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Legendary date with the Lord

by
09 September 2016

Peter Graystone sees a play based on an apocryphal writing

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“TIBERIUS CAESAR was suffering from a grievous sickness. And hearing that there was in Jerusalem a certain physician, Jesus by name, who healed all diseases by his word alone, [ordered], ‘Go as quickly as thou canst across the sea and tell Pilate, my servant and friend, to send me this physician to restore
me to my original health.’”

This extract is from The Death of Pilate, part of the New Testament Apocrypha, and is the inspiration for John Wolfson’s play The Inn at Lydda. According to the ancient text, Tiberius received a message that Pilate had executed Jesus, and, enraged that his only hope of evad­ing death had been snatched from him, he had Pilate killed.

Wolfson takes this legend and adds another layer of implausibility. He has Tiberius set out for Judæa, where he meets the magi, making a return visit to the child they wor­shipped 30 years before. Towards the end of the play he does encounter Jesus, who has indeed been crucified, but has risen from the dead. They converge on an inn, as do Caligula and John the author of Revelation. Putting those char­acters together should have made the meeting explosive. Sadly not!

We learn that the miracle of healing lies in the natural world, and the skill God has given human hands to make use of it. We learn that no amount of power can over­come death, and that the worship of Jesus is compromised when his followers attain power of their own.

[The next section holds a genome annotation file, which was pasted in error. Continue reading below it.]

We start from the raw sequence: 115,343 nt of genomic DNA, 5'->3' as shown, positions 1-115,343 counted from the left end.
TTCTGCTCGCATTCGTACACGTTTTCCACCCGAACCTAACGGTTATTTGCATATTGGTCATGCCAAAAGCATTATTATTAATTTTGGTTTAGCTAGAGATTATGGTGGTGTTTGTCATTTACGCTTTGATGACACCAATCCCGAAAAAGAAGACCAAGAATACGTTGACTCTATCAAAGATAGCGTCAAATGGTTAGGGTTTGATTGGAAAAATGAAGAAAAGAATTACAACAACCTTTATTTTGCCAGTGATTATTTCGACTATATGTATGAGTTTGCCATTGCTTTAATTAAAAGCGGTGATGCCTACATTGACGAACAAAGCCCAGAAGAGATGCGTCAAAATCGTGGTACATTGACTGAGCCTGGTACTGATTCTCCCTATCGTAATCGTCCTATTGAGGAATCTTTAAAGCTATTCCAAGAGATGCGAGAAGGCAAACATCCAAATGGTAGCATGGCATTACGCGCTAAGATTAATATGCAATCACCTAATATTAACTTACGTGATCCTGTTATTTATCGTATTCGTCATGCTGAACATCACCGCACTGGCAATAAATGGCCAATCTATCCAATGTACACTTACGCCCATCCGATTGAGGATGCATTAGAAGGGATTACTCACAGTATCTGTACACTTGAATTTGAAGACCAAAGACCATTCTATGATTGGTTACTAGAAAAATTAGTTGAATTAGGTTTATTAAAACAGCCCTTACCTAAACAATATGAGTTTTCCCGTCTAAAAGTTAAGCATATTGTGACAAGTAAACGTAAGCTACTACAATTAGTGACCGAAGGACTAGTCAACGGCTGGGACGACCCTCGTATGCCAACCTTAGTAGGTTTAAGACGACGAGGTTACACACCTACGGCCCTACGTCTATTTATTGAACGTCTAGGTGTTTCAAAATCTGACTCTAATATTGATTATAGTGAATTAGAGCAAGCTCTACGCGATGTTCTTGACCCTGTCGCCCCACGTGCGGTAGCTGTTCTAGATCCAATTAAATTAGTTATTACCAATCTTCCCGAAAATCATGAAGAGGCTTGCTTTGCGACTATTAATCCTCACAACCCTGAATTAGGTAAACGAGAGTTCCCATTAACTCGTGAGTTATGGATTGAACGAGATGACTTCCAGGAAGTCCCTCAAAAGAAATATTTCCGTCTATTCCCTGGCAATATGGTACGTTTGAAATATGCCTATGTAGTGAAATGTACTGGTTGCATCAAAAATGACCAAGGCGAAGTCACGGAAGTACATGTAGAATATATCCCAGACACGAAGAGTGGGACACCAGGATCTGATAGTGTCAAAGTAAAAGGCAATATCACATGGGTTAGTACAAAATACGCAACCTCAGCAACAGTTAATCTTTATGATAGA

The director, Andy Jordan, does everything he can to make the play entertaining. There’s gorgeous music. There’s a farcical chase of a catamite. There’s dance. There’s anachronistic humour. The audi­ence is fed hummus and olives. There are puppet animals and violent deaths. There’s an eclipse that is superbly handled in the candle-lit beauty of the Sam Wana­maker Playhouse. And luxury cast­ing lends credibility even to unlikely dialogue. But what a muddle! It is wildly uneven in tone.

Samuel Collings gives Jesus a quiet dignity and Stephen Boxer is frightening and frightened as Tiberius, roaring against approach­ing death. But in the closing minutes prophetic words about the place of Christianity in the centuries to come are undermined by putting them in the mouth of Caligula (Philip Cumbus), who has been a character of comical excess for the duration of the play.

Jesus actually did look on the face of Tiberius. It was on the coin that the Pharisees showed him when they asked a trick question about paying taxes. His reply was quick-witted, ambiguous, and timelessly helpful for Christians in their engagement with society. The best thing that this play has done for me is to drive me back to read Jesus’s words again.

 

The Inn at Lydda runs at the Sam Wanamaker Playhouse, in the Globe Theatre London, 21 New Globe Walk, Bankside, London SE1, until 17 September. Tickets from
http://www.shakespearesglobe.com or 020 7401 9919.

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